From Chapter I

                             WHAT TO LOOK FOR IN A CUSTOMER-FOCUSED LEADER

The top-most leadership in an enterprise—a group that obviously counts the CEO but which can include the company’s COO, EVP, divisional general managers, managing directors, and so on—can and does have the most to say about whether the company adopts a customer-focused culture. And, whether the executive arrives at his beliefs in a customer focus instinctively or through experience—or both— conviction in the practice of serving the customer as the overarching objective of the enterprise is a must. The alternative to a leadership without this strongly held conviction will be yet another enterprise that offers more lip service than customer service. Other characteristics, as we will point out, must also be present in the senior leadership as these are similarly fundamental to the success of the customer-focused provider. (In this discussion, I’m assuming the executive brings the requisite industry, functional, and technical know-how to the position.)

Here are some of the more important attributes of the customer-focused leader:

  • Personal. Executives must have integrity first and foremost.
    They must be honest; they must do as promised. They must be
    trustworthy. They must live what they preach. They must possess
    moral courage to withstand, at times, fierce opposition.
  • Interpersonal. Few attributes are more important than the ability
    to listen; to be open-minded at all times. Executives must
    be effective communicators with the ability to tone their message
    according to their audience.
  • Motivational. Executives must exhibit a passion for their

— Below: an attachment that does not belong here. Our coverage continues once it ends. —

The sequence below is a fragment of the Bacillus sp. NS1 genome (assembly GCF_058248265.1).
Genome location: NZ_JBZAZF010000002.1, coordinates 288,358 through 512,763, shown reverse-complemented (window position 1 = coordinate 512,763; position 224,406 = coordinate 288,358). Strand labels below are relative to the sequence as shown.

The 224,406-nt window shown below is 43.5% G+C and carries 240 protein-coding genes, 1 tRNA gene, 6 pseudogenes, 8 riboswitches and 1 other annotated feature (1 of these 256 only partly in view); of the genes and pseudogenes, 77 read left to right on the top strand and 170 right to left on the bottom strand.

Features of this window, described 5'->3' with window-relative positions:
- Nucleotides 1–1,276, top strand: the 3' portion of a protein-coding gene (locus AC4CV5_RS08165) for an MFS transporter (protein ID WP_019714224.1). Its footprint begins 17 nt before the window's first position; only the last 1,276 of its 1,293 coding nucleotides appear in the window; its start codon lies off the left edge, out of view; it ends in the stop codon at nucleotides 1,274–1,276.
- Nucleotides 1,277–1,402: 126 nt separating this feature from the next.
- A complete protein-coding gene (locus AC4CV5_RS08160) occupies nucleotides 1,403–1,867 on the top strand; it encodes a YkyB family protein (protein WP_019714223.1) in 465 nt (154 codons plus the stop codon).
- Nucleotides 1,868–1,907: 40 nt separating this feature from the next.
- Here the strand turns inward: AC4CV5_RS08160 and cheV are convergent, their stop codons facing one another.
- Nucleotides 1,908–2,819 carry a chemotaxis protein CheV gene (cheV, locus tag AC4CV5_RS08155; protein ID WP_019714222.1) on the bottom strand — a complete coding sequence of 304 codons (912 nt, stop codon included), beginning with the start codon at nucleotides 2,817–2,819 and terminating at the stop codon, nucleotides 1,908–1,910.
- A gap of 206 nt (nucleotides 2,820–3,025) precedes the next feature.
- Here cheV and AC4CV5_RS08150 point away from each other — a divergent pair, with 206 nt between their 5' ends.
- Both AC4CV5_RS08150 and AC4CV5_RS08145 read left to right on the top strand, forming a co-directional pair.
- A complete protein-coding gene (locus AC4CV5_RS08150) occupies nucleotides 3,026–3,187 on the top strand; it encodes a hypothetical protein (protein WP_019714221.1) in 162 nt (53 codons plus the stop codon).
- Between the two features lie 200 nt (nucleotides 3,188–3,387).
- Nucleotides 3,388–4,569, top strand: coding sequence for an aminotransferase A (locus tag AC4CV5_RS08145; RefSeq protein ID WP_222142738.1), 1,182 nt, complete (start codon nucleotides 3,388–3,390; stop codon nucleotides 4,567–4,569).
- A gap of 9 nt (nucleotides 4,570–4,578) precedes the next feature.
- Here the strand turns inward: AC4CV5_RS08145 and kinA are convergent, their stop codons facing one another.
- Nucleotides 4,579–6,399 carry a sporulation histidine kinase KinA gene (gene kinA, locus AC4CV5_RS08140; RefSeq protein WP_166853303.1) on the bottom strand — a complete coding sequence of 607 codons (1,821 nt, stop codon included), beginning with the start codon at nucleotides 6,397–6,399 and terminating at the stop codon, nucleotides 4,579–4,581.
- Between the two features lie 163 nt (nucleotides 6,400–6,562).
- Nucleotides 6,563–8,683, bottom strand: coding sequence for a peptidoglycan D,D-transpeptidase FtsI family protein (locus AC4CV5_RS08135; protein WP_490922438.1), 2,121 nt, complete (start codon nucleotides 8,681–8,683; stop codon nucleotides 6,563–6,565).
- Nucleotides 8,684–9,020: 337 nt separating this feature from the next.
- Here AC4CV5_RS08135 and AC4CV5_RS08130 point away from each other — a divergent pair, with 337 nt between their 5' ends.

customer-focused culture; they must exhort their workers
    to perform as advertised. They must be self-confi dent, selfmotivated,
    and decisive. They must also be inspirational.
  • Leadership style. A customer focus requires rapid adaptability
    and flexibility on the part of executives. Executives must
    be comfortable dealing in grey areas; they must see the forest
    from the trees. They must be empathetic and positive in outlook;
    they must lead as much with their hearts as with their
    minds.

Senior leaders must exhibit great tenacity of purpose in their mission. Strategic change can be a long and arduous journey, and leaders are certain to be challenged each and every step of the way. Believe me, a leader who is tasked with transforming his organization will at times feel he is trapped deep behind enemy lines. As Niccolò Machiavelli advises aspiring and valorous new princes, “. . . there is nothing more difficult to take in hand, more perilous to conduct, or more uncertain in its success, than to take the lead in the introduction of a new order of things.” The ability to stay the course will serve leaders well when the more expedient thing to do would be to kowtow to industrial-age constituencies. Again, Machiavelli is instructive as he points out that “the innovator has for enemies all those who have done well under the old conditions, and lukewarm defenders in those who may do well under the new.” Strong leadership is therefore necessary because although the direction of an organization’s march toward a customer focus may be clear in the executive’s mind, its exact route can never be known before setting out on the journey.

Finally, I have worked with many customer-focused executives who were very effective in their leadership roles. Few, it is fair to say, had heroic qualities: great charisma, towering personalities, or unusual creativity. They were not celebrity executives, and they certainly did not walk on water. They all possessed one thing, however: an unwavering conviction to uphold a mission of service to the customer. That is the kind of executive leadership we should all wish to be surrounded by in the service and information age.

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